Of course, ABC Company stock isn't going to jump from $10 to infinity before you have the chance to cover your position, but there remains a much greater loss potential with short selling.
When you short sell a stock, you're essentially borrowing money, similar to using a margin account, and you're using your portfolio as collateral. When this happens, brokerage firms require you to adhere to a margin maintenance requirement. If your balance slips below that level, you'll be forced to either put more cash in the account or complete the short sale before you're ready.
In some instances, financial regulators may ban short sales temporarily on stocks across the market or in a certain sector. This may be done to mitigate investor panic. When this happens, stock prices can jump suddenly, which could force you to cover your short position with a loss.
A short squeeze occurs when the price of a stock starts to increase, and short sellers rush to buy back their positions and limit their losses. This initiates a cycle where the increased demand from short sellers pushes the stock price even higher, causing more short sellers to buy back shares and so on.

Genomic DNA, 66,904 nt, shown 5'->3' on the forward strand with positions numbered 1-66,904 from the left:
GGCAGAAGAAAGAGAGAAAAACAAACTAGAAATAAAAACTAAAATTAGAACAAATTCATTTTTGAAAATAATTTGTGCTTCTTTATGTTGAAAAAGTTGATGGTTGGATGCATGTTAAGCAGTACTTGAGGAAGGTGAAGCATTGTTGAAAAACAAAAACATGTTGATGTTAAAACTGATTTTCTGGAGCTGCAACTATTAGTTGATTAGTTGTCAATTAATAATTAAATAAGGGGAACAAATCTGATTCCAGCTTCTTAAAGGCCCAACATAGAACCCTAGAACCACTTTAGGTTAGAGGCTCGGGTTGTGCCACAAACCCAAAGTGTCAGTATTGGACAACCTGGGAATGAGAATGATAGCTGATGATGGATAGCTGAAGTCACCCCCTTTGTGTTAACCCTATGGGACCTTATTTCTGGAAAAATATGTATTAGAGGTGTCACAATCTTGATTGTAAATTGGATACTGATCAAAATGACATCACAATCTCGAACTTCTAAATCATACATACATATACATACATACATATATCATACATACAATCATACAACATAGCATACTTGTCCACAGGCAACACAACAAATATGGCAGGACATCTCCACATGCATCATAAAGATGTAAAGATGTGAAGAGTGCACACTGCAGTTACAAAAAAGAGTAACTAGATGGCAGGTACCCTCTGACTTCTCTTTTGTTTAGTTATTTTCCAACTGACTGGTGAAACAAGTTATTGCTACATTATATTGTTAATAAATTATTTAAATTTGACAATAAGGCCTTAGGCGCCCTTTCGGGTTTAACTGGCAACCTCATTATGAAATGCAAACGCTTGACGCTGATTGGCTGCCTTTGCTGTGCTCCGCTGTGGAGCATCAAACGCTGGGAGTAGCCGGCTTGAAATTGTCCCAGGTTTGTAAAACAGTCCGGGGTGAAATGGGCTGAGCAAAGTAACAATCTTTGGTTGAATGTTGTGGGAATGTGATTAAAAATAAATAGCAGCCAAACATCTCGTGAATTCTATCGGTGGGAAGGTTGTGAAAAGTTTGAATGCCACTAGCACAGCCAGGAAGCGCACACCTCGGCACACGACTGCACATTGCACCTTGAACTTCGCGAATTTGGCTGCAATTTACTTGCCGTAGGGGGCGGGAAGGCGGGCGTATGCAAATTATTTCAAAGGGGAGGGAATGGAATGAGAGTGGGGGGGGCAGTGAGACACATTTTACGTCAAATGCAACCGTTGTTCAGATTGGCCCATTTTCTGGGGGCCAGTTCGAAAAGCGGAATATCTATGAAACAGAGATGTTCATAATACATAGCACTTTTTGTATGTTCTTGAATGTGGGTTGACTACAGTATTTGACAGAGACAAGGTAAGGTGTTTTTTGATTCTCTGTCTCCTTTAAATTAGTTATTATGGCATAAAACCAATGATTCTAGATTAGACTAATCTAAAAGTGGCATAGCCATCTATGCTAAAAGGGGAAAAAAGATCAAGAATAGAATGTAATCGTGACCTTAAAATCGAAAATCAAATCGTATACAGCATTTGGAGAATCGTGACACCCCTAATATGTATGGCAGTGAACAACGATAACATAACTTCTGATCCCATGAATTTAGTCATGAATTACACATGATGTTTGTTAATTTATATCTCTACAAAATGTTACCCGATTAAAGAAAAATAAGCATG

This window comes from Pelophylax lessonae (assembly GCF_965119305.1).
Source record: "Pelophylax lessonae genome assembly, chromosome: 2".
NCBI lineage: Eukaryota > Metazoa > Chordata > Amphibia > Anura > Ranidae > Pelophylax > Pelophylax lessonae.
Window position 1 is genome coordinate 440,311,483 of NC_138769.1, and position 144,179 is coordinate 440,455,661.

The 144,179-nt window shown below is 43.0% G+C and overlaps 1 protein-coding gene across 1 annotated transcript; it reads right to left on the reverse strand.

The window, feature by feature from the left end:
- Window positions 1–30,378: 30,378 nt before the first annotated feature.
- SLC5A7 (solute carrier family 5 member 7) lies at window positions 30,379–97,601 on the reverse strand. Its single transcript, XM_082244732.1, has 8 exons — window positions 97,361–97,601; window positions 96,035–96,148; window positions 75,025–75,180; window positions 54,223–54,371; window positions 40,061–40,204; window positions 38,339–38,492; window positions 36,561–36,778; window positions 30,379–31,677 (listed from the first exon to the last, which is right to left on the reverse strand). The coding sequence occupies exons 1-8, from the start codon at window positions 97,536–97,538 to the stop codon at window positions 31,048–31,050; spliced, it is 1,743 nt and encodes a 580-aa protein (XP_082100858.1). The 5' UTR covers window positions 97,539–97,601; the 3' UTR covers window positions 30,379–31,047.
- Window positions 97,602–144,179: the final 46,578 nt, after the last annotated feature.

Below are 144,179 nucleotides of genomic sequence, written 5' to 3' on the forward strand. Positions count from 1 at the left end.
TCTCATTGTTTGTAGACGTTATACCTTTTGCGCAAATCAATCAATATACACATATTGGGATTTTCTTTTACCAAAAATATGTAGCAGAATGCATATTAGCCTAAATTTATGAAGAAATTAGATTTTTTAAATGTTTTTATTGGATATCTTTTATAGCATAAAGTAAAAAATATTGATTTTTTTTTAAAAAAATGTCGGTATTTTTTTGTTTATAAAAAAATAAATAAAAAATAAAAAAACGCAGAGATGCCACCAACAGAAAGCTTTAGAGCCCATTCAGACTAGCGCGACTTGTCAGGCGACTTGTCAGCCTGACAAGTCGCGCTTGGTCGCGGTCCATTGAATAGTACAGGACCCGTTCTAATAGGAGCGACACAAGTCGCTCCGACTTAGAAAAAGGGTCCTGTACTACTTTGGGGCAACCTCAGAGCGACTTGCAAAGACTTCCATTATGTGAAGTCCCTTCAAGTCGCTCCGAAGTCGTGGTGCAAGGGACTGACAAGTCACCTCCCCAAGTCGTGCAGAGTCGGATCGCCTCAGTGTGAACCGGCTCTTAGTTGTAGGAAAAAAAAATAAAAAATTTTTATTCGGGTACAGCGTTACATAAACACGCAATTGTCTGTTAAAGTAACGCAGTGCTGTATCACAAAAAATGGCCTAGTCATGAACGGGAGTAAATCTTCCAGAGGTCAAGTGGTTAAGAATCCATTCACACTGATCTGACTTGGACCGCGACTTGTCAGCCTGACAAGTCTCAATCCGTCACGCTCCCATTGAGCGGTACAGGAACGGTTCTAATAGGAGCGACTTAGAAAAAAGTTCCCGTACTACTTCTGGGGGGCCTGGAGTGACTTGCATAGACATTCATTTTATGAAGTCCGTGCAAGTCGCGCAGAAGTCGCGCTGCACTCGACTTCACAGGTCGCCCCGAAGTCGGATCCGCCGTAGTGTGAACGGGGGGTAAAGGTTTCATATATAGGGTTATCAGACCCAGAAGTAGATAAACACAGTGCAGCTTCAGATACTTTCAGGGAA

In this kind of scenario, if you're not paying close enough attention, you could end up holding onto your short position for too long, increasing your loss potential.
Costs of Short Selling
There are various costs associated with short selling that aren't concerns with traditional trading:
- Interest: Because you're borrowing shares, you'll be required to pay interest to the broker for as long as you maintain your short position.
- Other fees: Certain stocks may be more difficult to borrow because they already have a lot of interest from other short sellers or for other reasons. In these instances, you may be charged what's called a "hard-to-borrow fee." This is an annualized fee based on the value of your trade and how long you hold the short position. It can range from a fraction of a percent to upwards of 100% of that value.